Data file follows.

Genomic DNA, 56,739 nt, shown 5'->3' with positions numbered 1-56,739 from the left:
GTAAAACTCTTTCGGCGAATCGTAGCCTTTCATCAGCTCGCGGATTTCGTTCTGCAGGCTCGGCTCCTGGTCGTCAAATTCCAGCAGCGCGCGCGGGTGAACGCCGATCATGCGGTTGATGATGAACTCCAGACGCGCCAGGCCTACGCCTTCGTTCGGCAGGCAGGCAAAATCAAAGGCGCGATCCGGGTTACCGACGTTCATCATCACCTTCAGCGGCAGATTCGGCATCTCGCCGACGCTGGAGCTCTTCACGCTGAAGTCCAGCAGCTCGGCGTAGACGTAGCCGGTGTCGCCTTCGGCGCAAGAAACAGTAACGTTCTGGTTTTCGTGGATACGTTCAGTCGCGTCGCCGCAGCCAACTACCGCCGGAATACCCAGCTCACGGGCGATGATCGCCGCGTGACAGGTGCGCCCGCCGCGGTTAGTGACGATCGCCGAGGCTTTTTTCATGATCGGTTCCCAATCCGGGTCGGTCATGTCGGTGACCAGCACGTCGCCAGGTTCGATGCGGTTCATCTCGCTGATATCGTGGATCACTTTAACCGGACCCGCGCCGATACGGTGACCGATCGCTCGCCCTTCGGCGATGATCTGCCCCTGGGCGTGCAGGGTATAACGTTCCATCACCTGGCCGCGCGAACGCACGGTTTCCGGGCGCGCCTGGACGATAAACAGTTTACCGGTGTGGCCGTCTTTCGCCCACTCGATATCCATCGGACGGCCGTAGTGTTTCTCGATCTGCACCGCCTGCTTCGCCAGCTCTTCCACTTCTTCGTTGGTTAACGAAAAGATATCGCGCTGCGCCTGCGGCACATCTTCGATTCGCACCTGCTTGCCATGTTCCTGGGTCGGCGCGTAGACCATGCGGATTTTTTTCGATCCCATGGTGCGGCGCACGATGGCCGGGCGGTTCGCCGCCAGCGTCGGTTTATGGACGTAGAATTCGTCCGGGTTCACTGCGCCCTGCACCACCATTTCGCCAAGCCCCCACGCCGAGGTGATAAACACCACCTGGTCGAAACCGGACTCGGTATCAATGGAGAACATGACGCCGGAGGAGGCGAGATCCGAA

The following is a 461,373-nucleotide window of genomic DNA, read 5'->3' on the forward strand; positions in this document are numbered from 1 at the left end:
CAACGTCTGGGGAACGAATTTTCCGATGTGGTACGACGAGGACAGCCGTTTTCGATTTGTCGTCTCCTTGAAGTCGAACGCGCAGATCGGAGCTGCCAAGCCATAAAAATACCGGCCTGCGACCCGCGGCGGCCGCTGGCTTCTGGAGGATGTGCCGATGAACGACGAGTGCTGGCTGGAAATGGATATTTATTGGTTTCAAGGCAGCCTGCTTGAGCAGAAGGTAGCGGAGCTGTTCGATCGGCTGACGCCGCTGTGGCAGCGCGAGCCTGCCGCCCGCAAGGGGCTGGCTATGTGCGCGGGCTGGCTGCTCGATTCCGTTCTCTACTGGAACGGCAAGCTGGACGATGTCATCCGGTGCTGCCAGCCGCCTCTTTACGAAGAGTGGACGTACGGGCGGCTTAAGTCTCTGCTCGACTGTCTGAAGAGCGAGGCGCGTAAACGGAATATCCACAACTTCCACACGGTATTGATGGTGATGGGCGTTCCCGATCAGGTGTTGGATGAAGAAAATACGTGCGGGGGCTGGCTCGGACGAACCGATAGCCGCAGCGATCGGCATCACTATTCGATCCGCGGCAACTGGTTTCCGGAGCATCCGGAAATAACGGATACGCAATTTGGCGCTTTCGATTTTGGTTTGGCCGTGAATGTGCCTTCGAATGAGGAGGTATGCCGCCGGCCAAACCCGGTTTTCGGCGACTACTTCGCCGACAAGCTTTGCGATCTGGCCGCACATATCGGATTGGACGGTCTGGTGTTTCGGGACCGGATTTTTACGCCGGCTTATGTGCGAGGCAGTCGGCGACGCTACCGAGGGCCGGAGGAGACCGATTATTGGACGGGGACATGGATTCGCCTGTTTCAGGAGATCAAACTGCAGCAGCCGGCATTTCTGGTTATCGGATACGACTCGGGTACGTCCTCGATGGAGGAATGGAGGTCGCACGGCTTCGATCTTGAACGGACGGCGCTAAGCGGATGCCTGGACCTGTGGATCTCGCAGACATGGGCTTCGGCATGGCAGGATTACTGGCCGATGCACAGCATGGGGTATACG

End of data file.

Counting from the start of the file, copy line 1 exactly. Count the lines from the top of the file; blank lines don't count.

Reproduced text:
Genomic DNA, 56,739 nt, shown 5'->3' with positions numbered 1-56,739 from the left: